…… Part of The Basics series. First published in January 2010 ……
After working on governance with many organizations over the years, I have concluded that governance is negotiation. It is a blend of control, politics, flexibility and common sense. It is built on “give and take”.
It is difficult to implement governance for 3 main reasons: (1) the right people are not involved in the decisions from the start, (2) different groups in the enterprise are making conflicting decisions and (3) decisions are made on paper and are theoretical, either superficial or too detailed.
What follows are my recommendations based on extensive experience with global, complex organizations.
1. Start by defining strategic principles before trying to make decisions on governance.
Once there is agreement on the principles, the governance decision-making process will be accelerated. Examples of principles:
- “The intranet will be structured in a user-logical way.”
- “All staff will use the same entry page to enter the intranet.”
- “The entry page will be customized.”
- “Content will be managed at the lowest, accountable level in the organization.”
These sound simplistic, but getting agreement on them is not always easy. Once you have agreement on these or whatever principles are relevant for your organization, it is much easier to define exactly what will be done, by whom, how, etc.
2. Spend the necessary time working out decentralized publishing.
It is key to making the intranet business as usual. It is at the heart of embedding the intranet in the organization.
As you work on this, make sure you have the end-user involved in the process. Do not let the stakeholders or main content and service providers tell you they know what staff needs. They mean well, may have a lot of experience, but you should always make sure you have direct communication lines open with the end-users.
Although every organization needs to “find” the right balance of control and liberty, there are some fundamental principles that apply in all situations, or at least every situation I have seen.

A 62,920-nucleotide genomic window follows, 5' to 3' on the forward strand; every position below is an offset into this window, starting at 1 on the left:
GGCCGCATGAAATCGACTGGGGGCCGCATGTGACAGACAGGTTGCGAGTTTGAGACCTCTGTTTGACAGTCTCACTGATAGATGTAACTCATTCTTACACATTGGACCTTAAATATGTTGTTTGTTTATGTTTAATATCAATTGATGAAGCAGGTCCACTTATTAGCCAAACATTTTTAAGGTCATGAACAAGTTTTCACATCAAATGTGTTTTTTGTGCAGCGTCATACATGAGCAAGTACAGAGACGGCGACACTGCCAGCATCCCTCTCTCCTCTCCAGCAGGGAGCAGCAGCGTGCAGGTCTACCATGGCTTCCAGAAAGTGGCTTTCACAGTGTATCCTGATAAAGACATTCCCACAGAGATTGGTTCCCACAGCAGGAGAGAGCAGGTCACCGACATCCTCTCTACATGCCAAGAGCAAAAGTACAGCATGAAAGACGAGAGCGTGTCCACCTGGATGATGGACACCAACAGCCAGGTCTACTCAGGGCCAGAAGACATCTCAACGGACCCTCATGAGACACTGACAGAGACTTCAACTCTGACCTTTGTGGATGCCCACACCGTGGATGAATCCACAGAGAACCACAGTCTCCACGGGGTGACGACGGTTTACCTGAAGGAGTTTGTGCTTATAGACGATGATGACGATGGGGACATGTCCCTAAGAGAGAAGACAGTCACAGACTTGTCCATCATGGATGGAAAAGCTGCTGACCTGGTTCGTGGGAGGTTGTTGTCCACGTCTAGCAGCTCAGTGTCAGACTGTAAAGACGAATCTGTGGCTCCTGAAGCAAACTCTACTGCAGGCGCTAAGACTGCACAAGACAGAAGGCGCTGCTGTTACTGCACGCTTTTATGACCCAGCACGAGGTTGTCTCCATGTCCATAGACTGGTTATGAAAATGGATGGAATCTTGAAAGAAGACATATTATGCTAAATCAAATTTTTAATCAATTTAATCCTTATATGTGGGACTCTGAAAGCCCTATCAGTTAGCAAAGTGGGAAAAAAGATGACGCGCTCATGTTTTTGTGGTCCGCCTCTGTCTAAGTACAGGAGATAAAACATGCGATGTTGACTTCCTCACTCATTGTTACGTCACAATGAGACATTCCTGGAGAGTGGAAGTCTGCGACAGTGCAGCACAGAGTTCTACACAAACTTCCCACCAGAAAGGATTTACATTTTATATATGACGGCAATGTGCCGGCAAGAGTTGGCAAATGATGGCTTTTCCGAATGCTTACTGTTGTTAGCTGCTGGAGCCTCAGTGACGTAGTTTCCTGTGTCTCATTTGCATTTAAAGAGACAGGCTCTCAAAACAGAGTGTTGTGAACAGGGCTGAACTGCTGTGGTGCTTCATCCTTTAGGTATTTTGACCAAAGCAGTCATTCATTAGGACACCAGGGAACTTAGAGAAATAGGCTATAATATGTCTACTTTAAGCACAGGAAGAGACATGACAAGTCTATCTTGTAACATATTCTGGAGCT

A: Several paths for publishing
Intranets have different spaces with different dynamics and therefore different “rules of the game”. The place where reference documents are published will be managed very differently from where teams put their working documents and still differently from a “blog central” or space where users create content directly.
B: Responsibility with accountability
Keep the responsibility for publishing content at the lowest level possible, but at a level where the person is still accountable for the content.
C: Simplicity and trust
Have as little workflow and as few pre-publication approvals as possible.
3: Prioritize application development
The intranet and digital teams need to make decisions as to where to spend resources on new applications. They need guidelines for evaluating the impact of the development(s) on users and on the business. This requires working with the business and functional managers, and also end-users of the application. Of course, you’ll involve the “owners” of the app, but their views are often too subjective when asked what the impact will be.
Evaluate the the different development options by asking these five questions:
- Will this enable people to do something they could not do before?
- Will this enable people to do something better (faster, easier) than previously.
- Will this reduce costs?
- Will this increase our revenue?
- Will this bring a new or improved service to our customers (external, I mean).
You can then prioritize based on a simple rating scale where you weight the answers to the questions according to your organizations current and near future goals and needs.
Two critical pitfalls to avoid
A. Do NOT define the governance by a team located in head-quarters or the center of the organization. Involve a small, representative group of people throughout the organization.
B. Do NOT define governance by a group of “support” or “functional” people. (IT, HR and Communication managers.) Involve business people in the organization.
How, not what
My final comment – based on having worked with many organizations on their governance policies – is this:
“The WAY you define governance is more important than WHAT you define.”